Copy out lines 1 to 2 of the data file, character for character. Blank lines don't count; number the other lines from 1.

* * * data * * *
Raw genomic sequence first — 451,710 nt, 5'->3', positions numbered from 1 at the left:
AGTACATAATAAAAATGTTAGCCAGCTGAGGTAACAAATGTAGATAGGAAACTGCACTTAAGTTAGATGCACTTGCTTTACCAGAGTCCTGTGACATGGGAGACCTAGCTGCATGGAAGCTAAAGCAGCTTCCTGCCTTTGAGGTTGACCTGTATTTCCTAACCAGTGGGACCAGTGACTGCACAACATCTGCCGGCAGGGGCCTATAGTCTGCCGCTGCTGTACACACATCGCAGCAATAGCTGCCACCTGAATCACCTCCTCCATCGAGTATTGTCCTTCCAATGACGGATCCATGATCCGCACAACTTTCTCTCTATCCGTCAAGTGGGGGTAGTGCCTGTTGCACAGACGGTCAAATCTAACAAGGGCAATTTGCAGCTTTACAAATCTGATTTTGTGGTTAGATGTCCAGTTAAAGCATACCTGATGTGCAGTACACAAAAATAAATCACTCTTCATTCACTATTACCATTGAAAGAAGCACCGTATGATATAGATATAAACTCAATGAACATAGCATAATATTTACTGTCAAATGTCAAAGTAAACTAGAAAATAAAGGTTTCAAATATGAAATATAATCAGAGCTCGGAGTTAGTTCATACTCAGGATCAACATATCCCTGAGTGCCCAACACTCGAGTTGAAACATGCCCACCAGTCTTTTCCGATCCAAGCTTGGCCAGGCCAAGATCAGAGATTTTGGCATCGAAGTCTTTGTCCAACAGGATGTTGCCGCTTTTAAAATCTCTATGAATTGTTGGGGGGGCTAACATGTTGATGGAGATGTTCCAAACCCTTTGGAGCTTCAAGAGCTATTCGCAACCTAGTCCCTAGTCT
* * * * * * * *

Raw genomic sequence first — 451,710 nt, 5'->3', positions numbered from 1 at the left:
AGTACATAATAAAAATGTTAGCCAGCTGAGGTAACAAATGTAGATAGGAAACTGCACTTAAGTTAGATGCACTTGCTTTACCAGAGTCCTGTGACATGGGAGACCTAGCTGCATGGAAGCTAAAGCAGCTTCCTGCCTTTGAGGTTGACCTGTATTTCCTAACCAGTGGGACCAGTGACTGCACAACATCTGCCGGCAGGGGCCTATAGTCTGCCGCTGCTGTACACACATCGCAGCAATAGCTGCCACCTGAATCACCTCCTCCATCGAGTATTGTCCTTCCAATGACGGATCCATGATCCGCACAACTTTCTCTCTATCCGTCAAGTGGGGGTAGTGCCTGTTGCACAGACGGTCAAATCTAACAAGGGCAATTTGCAGCTTTACAAATCTGATTTTGTGGTTAGATGTCCAGTTAAAGCATACCTGATGTGCAGTACACAAAAATAAATCACTCTTCATTCACTATTACCATTGAAAGAAGCACCGTATGATATAGATATAAACTCAATGAACATAGCATAATATTTACTGTCAAATGTCAAAGTAAACTAGAAAATAAAGGTTTCAAATATGAAATATAATCAGAGCTCGGAGTTAGTTCATACTCAGGATCAACATATCCCTGAGTGCCCAACACTCGAGTTGAAACATGCCCACCAGTCTTTTCCGATCCAAGCTTGGCCAGGCCAAGATCAGAGATTTTGGCATCGAAGTCTTTGTCCAACAGGATGTTGCCGCTTTTAAAATCTCTATGAATTGTTGGGGGGGCTAACATGTTGATGGAGATGTTCCAAACCCTTTGGAGCTTCAAGAGCTATTCGCAACCTAGTCCCTAGTCT